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A friendly reminder that your PC power supply will eventually destroy itself

Someone screwing in a power supply.

Of all the components in your PC, the one that gets the least attention is your power supply. You can carry it over from build to build, and as long as it boots and your PC doesn’t catch itself on fire, you have nothing to worry about. Your power supply has a shelf life, though, and ignoring it could cause damage to your components or even you.

Why are we talking about this now? A post on the Corsair subreddit where u/-Gavin- says that their Corsair RX1000x “exploded” is currently gaining momentum, The post doesn’t have any text and is accompanied with a picture of the user holding a capacitator cap between a pair of needle-nose pliers. In the comments, the poster clarifies that the power supply is around 13 years old.

There’s a multitude of issues wrong with this post, but let’s start with the life expectancy. Most power supplies have a warranty between five and 10 years, with more expensive units generally coming with a longer warranty. The Seasonic B12 series has a warranty of five years, for example, while its Prime series extends to 12 years. Corsair Vengeance power supplies have a five-year warranty, while the RMx series has a 10-year warranty. You get the idea.

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If you’re out of warranty and you have a power supply fail, you need to get a new power supply. These warranties extend far longer than most components in your PC, with higher-end versions covering the entire life expectancy of the product. Even a high-end power supply isn’t expected to last beyond 10 years. In the case of this Reddit post, the poster got three more years than what was expected out of the power supply. That’s a pretty good run.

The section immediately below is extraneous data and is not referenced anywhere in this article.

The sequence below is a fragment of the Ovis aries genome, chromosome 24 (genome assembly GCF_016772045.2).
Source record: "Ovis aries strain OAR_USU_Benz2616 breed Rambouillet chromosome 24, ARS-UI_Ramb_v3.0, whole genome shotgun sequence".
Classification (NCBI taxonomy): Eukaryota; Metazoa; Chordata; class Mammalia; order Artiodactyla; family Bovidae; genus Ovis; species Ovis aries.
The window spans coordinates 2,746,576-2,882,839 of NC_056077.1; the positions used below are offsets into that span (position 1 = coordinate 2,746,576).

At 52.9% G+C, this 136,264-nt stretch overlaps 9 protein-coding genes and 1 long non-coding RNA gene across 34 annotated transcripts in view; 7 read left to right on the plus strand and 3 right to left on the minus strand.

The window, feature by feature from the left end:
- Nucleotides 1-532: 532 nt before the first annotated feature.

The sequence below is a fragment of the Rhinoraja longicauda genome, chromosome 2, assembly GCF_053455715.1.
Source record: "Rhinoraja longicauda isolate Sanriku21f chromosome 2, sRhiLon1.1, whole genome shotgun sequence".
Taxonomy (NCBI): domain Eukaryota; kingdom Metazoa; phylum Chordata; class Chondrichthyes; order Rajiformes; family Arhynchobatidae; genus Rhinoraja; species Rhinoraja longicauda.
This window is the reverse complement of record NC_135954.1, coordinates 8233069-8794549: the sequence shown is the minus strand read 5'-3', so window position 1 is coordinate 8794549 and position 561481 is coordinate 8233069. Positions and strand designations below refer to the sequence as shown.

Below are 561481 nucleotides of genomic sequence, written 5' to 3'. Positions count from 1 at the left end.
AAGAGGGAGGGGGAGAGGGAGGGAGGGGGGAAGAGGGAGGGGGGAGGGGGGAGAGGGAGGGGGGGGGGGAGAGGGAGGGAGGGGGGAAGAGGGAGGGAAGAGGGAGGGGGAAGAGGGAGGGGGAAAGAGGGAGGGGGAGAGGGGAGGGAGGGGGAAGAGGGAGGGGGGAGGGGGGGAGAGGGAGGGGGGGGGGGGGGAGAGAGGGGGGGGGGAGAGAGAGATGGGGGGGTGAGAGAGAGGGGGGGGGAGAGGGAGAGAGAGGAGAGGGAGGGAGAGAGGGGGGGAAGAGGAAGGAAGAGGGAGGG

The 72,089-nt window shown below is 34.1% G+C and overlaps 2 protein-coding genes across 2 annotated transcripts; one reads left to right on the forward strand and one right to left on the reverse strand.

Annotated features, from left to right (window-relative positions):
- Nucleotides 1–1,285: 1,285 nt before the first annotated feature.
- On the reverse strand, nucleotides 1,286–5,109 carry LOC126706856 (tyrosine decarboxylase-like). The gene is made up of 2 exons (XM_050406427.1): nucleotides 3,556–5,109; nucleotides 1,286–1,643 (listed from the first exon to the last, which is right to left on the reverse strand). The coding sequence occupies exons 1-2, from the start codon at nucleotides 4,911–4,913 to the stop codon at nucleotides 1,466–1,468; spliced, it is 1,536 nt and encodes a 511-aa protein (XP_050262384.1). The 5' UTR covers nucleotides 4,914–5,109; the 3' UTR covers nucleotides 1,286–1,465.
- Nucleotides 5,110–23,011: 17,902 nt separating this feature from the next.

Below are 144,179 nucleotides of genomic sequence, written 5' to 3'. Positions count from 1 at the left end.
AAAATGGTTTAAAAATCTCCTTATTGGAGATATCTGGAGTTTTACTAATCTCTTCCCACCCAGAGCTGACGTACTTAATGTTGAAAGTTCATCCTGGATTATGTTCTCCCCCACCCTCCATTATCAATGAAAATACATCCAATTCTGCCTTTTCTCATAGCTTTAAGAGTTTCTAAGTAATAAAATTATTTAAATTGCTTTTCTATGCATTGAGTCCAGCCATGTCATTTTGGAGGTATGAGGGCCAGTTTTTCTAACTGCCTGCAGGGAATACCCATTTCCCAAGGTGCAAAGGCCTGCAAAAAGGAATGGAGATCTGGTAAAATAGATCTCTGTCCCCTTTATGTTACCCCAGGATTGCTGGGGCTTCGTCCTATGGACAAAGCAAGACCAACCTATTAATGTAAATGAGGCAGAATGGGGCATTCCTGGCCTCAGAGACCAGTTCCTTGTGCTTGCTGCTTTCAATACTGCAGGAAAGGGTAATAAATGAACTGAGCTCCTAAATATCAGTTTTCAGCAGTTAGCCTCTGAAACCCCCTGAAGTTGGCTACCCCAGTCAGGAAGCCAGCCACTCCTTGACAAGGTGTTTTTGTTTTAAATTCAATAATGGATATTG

Unlike most components in your PC, you shouldn’t attempt to repair a power supply if it’s out of warranty. That’s the other, more serious problem with this post. The capacitors inside a power supply can remain charged for hours (and sometimes longer) after being disconnected from power. If you open up your power supply, a high-voltage shock can land you in the hospital or even be fatal.

Gigabyte Aorus P1200W power supply.
Jacob Roach / Digital Trends

Regardless, you should never open a power supply unless you know what you’re doing — and I mean honestly know what you’re doing. This is the only component in your PC where doing something wrong can seriously harm you. There’s a reason power supplies have such long warranties, and this is exactly it.

Assuming you have a decent power supply in your PC, you don’t need to worry that it’s a ticking time bomb that will explode if you look at it the wrong way. I like to follow the rule of upgrading my power supply whenever I make a PC upgrade and the warranty is almost out. That works assuming you make relatively frequent updates to your PC.

There’s a pretty simple gut check here, too. If you’ve ran a power supply through several builds and it’s been around for a decade, that’s probably a good sign it needs to be replaced. The important thing is to not ignore your power supply, as it can easily take out other components in your build on its way out the door.

Once you’ve upgraded, don’t throw your old power supply in the trash. Instead, take it to a local e-waste recycling center and dispose of it there. Once again, it can hold a charge for quite some time, so you don’t want to pass off the risk of getting zapped on to your local garbage processing center. You can also look into selling it, though be very mindful of listing the age of the power supply and any relevant warranty information.

A power supply works until it doesn’t, and it can be quite the headache if your power supply stops working. Keep in mind how long your power supply should last and upgrade it frequently — but more importantly, never bust it open to poke around.

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Jacob Roach
Lead Reporter, PC Hardware
Jacob Roach is the lead reporter for PC hardware at Digital Trends. In addition to covering the latest PC components, from…
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